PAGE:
Planning a Vacation in a Pandemic

Towards the end of June, the situation with COVID-19 made it clear that the summer vacations normally held across Canada could no longer take place, a few friends in Toronto came together to share their desire and then propose an “alternate vacation.”
Adam Giancola

At the end of June, a few friends in Toronto met to discuss the possibility of organizing an “alternate vacation.” In the preceding months, the situation with COVID-19 made it clear that the summer vacations normally held across Canada could no longer take place. At that time, gatherings were restricted to 10 people, social distancing was mandated, and most indoor public venues remained closed. Despite these limitations and with no roadmap to follow, there was still a desire from individuals in the community to live some form of vacation together.

The Idea of Vacation: “A Paradigm for Living”

Anthony Savidge was at the first planning meeting, and recounts the reaction of those present to the prospect of planning a vacation in a pandemic: “When we started discussing possibilities, as much as I was hopeful that we could organize something beautiful for the community, I was full of doubts. I caught myself thinking, ‘what’s the point?’ because in my mind the vacation depended on a particular setting, particular amenities, and especially the opportunity to gather together physically as a community. In our first meeting, almost everyone shared this sentiment in some form, but it was also clear that our desire was greater—and for something greater—than our skepticism.”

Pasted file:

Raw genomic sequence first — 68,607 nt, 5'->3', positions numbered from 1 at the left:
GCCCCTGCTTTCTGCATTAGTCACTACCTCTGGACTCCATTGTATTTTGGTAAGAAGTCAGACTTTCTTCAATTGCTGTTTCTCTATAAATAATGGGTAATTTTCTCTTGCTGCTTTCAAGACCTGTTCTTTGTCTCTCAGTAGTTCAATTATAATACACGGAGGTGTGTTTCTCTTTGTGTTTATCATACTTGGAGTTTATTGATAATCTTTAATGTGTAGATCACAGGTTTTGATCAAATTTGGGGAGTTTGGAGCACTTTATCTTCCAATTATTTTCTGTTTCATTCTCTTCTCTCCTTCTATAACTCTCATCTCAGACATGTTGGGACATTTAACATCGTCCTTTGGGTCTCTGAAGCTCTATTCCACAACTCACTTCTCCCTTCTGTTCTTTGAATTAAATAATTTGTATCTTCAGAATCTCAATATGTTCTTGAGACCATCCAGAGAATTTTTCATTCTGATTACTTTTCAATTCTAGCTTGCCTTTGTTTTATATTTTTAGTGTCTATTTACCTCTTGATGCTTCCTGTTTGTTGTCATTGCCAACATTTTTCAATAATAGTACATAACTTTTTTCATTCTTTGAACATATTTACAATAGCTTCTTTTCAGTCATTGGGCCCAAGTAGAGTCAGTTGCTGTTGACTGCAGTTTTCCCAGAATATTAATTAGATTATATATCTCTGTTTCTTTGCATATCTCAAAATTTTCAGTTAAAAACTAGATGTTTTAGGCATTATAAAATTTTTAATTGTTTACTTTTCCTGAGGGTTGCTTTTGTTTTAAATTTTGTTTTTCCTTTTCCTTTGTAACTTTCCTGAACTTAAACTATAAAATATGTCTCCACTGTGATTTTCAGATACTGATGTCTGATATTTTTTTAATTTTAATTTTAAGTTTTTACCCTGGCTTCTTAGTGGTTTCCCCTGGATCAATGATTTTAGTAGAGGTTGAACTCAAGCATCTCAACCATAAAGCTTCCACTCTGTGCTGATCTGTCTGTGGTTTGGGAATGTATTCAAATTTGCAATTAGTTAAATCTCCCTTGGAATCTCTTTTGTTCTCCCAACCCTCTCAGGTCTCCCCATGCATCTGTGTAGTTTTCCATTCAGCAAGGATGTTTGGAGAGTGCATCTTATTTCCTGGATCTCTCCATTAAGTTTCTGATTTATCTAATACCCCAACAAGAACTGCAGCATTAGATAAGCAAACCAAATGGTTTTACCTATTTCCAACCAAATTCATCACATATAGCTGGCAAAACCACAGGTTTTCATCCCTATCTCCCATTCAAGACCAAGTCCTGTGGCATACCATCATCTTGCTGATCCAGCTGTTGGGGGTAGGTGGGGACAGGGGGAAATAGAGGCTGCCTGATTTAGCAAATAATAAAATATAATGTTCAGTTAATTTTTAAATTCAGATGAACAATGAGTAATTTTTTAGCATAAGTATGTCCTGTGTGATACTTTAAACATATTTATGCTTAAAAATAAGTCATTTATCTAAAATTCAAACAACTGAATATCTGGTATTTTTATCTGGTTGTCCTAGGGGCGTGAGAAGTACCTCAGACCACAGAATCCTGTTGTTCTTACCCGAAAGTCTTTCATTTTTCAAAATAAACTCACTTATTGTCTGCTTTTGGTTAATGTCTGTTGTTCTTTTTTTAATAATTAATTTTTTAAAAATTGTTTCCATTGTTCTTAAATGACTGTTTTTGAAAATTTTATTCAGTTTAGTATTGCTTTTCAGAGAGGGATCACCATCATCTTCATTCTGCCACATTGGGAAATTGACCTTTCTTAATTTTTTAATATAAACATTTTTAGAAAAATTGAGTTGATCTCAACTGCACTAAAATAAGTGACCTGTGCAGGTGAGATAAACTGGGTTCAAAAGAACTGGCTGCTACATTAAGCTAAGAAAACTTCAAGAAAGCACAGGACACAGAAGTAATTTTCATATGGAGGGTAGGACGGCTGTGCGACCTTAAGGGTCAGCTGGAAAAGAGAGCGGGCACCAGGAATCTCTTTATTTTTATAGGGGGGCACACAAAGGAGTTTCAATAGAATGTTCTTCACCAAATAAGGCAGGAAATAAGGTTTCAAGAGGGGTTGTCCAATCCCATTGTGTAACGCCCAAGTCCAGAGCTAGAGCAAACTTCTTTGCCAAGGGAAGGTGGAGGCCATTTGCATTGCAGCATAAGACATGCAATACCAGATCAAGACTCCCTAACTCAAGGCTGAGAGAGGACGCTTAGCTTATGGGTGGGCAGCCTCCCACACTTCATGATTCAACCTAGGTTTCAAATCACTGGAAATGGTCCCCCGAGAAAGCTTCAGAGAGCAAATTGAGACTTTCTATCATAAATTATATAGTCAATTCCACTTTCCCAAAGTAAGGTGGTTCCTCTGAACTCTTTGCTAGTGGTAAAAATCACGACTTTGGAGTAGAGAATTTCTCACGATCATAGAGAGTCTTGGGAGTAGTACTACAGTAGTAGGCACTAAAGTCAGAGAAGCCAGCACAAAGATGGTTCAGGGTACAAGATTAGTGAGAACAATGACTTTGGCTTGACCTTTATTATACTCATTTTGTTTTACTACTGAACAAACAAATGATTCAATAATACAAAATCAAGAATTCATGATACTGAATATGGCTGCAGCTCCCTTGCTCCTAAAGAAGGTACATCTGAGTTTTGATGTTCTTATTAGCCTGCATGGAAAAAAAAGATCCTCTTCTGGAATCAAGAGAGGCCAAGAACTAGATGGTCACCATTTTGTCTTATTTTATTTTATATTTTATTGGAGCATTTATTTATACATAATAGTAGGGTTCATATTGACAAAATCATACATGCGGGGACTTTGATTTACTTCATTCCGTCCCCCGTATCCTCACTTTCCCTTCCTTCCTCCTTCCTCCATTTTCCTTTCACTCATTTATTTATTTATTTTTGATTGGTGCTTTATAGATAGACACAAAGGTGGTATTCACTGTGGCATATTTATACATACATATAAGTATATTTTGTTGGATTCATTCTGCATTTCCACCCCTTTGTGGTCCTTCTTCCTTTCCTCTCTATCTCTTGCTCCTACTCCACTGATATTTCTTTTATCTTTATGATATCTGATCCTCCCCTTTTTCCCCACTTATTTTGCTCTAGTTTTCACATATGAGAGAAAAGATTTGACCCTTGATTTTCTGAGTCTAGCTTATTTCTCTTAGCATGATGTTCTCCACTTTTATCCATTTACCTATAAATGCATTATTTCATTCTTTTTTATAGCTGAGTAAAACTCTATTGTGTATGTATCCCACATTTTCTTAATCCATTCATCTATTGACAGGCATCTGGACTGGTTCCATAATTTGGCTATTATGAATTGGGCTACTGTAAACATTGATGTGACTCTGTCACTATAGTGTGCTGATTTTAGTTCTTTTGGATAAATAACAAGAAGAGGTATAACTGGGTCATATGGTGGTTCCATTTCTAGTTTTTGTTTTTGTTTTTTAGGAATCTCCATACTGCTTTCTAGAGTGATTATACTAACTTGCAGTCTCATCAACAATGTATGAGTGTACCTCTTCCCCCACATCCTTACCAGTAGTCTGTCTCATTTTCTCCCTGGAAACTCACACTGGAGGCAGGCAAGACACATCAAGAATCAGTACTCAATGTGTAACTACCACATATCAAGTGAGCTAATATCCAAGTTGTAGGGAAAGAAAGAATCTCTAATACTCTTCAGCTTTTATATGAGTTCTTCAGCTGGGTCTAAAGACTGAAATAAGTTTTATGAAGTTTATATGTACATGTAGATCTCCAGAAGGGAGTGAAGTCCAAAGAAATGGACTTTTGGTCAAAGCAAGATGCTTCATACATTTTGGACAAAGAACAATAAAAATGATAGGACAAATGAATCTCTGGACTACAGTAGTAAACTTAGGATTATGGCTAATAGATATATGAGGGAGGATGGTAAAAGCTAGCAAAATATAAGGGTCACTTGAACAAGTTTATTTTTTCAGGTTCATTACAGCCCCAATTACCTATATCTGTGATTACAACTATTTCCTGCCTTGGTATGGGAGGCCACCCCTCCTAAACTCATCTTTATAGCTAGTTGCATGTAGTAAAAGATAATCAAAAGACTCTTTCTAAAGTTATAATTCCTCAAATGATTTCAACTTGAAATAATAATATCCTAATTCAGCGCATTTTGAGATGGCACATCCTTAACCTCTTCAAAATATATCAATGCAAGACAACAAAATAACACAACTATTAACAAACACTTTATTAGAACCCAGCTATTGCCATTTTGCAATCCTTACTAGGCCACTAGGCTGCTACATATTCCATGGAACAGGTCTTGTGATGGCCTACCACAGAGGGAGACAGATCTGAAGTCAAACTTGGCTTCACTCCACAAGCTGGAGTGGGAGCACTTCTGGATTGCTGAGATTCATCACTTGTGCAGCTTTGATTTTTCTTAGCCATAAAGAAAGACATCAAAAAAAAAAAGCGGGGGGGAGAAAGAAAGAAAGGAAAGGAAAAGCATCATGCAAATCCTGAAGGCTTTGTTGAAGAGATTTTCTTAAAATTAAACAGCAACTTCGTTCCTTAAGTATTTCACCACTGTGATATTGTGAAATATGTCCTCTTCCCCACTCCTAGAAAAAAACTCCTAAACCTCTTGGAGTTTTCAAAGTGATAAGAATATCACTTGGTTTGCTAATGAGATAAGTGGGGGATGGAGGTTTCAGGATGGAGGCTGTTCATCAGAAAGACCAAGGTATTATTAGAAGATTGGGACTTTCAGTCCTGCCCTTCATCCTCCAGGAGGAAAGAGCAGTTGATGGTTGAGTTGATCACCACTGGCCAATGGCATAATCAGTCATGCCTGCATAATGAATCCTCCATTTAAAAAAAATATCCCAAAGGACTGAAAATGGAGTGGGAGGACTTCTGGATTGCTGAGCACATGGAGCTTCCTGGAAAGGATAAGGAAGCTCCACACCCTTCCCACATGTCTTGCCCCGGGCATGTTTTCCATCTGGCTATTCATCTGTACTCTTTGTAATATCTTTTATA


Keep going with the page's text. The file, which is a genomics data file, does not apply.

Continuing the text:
The planning committee began by reading a text by Fr. Carron about the CL vacations, in which he describes the vacation as “a paradigm for living.” For Anthony, recalling the memory of previous vacations holds something beautiful: “It is a memory that I carry with me all the time; of having been looked at by eyes full of love and wonder.” Starting from this memory, he “could not help but long to share it, even if it didn’t look exactly the same as it had in previous years.”

Instead of the usual 5-day vacation altogether, the idea behind the alternate vacation has been to hold several events over the course of the summer, including games, presentations on St. Augustine and Vincent Van Gogh, a witness from Dr. Amedeo Capetti, and a pilgrimage to a local Marian shrine. The goal of this alternate vacation has been to accompany one another for the whole summer, by following a path indicated by the points in the Exercises. Some events have been held over Zoom, but with some creativity and where circumstances have allowed, the community has also managed to gather in person.

“I Was Aware of Being Preferred”

One of the early challenges faced by the planning committee was to organize a game for nearly 70 people while following the provincial distancing regulations. After several weeks of careful planning, the result was a virtual scavenger hunt in High Park, with pre-assigned teams, meeting points, riddles, and clue locations—all over WhatsApp.